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Sprig Muslin

3.7 of 5 stars 3.70  ·  rating details  ·  4,006 ratings  ·  335 reviews
A dashing man of honor...
En route to propose to his sensible acquaintance Lady Hester, Sir Gareth Ludlow finds young, pretty Amanda wandering unattended and knows it is his duty to bring her back to her family. This turns out to be a challenge as Amanda seems to possess an imagination as intriguing as it is dangerous.
ebook, 304 pages
Published December 1st 2011 by Sourcebooks Casablanca (first published 1956)
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(showing 1-30 of 3,000)
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Richard Reviles Censorship Always in All Ways
I confess it true: I am such a noddycock that this is the first of the estimable Miss Heyer's trashy novels that I e'er did peruse. Dash it all, how was I to know she was a veritable caryatid of culture, a purveyoress of fine wordsmithing, an artiste?

Yeah, so she invented the Regency romance, or close enough to it. Yeah, she was an English homemaker. And by today's "so what did you smell like after you murdered those teenagers, Mr. Dahmer?" celebrity standards, she was a complete nonentity. Neve
Written July 4, 2015

4 1/2 Stars - Charming well-made oldie (1956). So much fun and so very well told and narrated

Sprig Muslin is an "Regency" set in England 1813 written already 1956 by a legend romance author, Georgette Heyer (1902-1974).

Awwww this was....jolly good!
This was just my second novel by, for me, a brilliant classic British writer. I has always been a fan by funny and witty (steam-free) romantic oldies (by Austen for example). Ms Heyer gives me exactly that feeling even if
Seven years after losing the love of his life to death, well-admired Corinthian Sir Gareth Ludlow is ready to find a wife. Not for love, mind you. Love isn't likely to strike his heart again, but because it is his duty and responsibility to settle down and produce an heir. Lady Hester Thale is quiet, sensible, a steady friend and long on the shelf at age 29. Surely she will be more then happy to escape her domineering family and settle for placid security with her friend Gareth. But Gareth doesn ...more
Sprig Muslin was just OK most of the way through. I can see why this is one of the more obscure Heyer Regencies. The hero and heroine are apart for most of the time, the hero off chasing after a capricious (and annoying) girl, trying to keep her out of trouble. That got a bit old, even though there were entertaining parts of it. I liked it better once the heroine entered the picture again, with not much left in the book. The relationship didn't get much development time!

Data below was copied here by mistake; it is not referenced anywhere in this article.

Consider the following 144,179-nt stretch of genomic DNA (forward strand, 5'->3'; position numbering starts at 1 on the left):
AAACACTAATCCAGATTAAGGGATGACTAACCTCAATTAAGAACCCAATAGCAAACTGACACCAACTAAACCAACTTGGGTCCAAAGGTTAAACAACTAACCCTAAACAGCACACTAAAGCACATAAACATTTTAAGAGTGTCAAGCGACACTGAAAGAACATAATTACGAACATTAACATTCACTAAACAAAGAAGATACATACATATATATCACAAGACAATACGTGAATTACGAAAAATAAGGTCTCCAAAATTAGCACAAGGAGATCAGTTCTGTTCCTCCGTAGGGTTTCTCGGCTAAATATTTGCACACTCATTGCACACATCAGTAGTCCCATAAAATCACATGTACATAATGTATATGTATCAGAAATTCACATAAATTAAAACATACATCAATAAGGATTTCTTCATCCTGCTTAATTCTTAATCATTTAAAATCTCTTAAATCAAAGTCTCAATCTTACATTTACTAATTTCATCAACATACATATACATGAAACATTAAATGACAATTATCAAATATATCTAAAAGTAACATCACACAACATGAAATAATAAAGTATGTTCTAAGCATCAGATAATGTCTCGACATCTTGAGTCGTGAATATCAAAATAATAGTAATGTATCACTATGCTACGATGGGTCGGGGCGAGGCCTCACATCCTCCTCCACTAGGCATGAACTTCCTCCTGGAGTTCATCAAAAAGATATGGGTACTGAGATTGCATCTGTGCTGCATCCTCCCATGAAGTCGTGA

This is the third of Heyer's books with the core premise of gentleman coming across beautiful girl, and putting her in the care of an established female friend (who is not pretty and has been in love with him for years) while he tries to find the proper person to look after the girl (the others being Charity Girl and The Foundling).

Sprig Muslin is by far the most successful of this particular plot, primarily because the gentleman and the female friend get to spend a good deal more time with each
Valshar ⚜ Jonathan
The Unexceptionable

Sir Gareth! GREAT HERO!!! I liked him immediately from the beginning. :-)

Amanda! The fake heroine! :-) She is a total and complete handful! And also hilarious as well. And despite all her antics, she is actually good at heart.

The real heroine: Lady Hester! Unfortunately we don’t see anywhere near enough of this lady. Like Gareth, I instantly liked here from the beginning.

Hildebrand! Despite that wretched name, one of my favorite secondary characters. :-D

Humor! This is a seri
Georgette Heyer at her best, what more is there to say? This lively, two-romance, regency romp is so silly and sweet I enjoyed it most in small portions, like dessert. Amanda is a live-wire--young, determined, pretty and scandalously unattended because she’s run away from her doting grandfather hoping to marry her soldier boyfriend. Handsome but with a tragic love history, Sir Gareth runs into Amanda as he is on his way to propose to his old friend Hester, an “on the shelf” woman in her late 20’ ...more